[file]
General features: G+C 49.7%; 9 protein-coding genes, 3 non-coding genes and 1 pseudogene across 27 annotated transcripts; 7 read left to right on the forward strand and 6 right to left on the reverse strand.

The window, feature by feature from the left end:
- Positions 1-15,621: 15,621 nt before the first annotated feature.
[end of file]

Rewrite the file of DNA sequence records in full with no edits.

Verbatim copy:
General features: G+C 49.7%; 9 protein-coding genes, 3 non-coding genes and 1 pseudogene across 27 annotated transcripts; 7 read left to right on the forward strand and 6 right to left on the reverse strand.

The window, feature by feature from the left end:
- Positions 1-15,621: 15,621 nt before the first annotated feature.